Government Health Care Activities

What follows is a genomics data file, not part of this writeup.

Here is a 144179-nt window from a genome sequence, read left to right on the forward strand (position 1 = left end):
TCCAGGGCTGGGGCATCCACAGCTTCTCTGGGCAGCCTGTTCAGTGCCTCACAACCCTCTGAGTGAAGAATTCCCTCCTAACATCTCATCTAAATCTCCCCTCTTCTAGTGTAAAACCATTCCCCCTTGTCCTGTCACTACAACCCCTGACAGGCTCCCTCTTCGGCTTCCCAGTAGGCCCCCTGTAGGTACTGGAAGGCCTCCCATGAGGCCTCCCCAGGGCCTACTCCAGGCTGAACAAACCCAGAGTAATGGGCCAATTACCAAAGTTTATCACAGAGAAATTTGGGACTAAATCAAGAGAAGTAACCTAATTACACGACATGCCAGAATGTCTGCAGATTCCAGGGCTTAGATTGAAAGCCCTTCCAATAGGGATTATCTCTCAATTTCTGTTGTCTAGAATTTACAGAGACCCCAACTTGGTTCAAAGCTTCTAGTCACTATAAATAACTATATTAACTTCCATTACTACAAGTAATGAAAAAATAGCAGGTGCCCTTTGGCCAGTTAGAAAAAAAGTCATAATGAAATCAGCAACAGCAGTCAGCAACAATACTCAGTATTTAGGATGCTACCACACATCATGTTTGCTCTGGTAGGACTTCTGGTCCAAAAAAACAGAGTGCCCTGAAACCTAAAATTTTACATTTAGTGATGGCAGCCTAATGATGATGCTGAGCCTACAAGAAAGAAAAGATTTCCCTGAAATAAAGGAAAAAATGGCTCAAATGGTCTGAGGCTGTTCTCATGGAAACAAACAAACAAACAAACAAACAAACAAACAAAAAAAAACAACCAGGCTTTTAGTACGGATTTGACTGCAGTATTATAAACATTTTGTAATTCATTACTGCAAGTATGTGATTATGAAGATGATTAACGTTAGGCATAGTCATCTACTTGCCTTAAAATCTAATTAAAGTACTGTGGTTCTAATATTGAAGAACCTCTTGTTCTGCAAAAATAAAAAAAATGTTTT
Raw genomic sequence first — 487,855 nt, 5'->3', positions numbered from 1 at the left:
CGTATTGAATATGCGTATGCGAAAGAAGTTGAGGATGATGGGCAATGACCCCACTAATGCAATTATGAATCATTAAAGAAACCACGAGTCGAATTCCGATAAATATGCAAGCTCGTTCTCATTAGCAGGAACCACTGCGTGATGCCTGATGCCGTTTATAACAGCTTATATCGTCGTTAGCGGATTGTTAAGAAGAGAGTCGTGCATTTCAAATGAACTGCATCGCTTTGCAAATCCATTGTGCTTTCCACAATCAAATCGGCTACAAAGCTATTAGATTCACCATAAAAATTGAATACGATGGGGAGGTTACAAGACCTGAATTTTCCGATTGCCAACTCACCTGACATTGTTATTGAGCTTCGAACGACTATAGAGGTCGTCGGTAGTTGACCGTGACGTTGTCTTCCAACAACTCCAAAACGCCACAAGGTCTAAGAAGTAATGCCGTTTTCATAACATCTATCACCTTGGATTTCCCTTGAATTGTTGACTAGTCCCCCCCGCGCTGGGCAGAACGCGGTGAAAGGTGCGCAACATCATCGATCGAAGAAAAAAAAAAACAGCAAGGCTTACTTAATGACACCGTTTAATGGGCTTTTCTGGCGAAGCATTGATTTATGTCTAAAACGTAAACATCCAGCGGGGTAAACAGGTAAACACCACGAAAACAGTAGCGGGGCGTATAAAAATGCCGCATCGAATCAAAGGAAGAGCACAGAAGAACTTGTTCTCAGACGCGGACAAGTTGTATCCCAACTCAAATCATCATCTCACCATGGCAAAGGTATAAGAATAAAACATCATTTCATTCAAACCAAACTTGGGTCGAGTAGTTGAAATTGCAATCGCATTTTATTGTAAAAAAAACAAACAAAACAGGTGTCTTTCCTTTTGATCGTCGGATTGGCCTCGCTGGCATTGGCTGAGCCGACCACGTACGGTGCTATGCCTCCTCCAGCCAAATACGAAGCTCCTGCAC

Social legislation increasingly expanded health department activities into such areas as maternal and child health, environmental health, and medical care for the indigent and aged. Much of the federal government's regulatory power, on the other hand, in health derives from its constitutional power to regulate interstate commerce, but with increased urbanization, travel, industrialization, and interstate problems, the federal government has assumed responsibility for certain population groups, health insurance, and a wide variety of programs. State health departments used to delegate most direct services to local health departments and provided only general liaison, consultation, and special services as needed. But they retained certain statewide regulatory and planning functions, such as licensure, budgeting, auditing, and personnel management. Much of the federal government's efforts to affect the delivery of health care take place at the state and local level. These efforts involve federal, state, and locally administered programs for health services, manpower training, and research.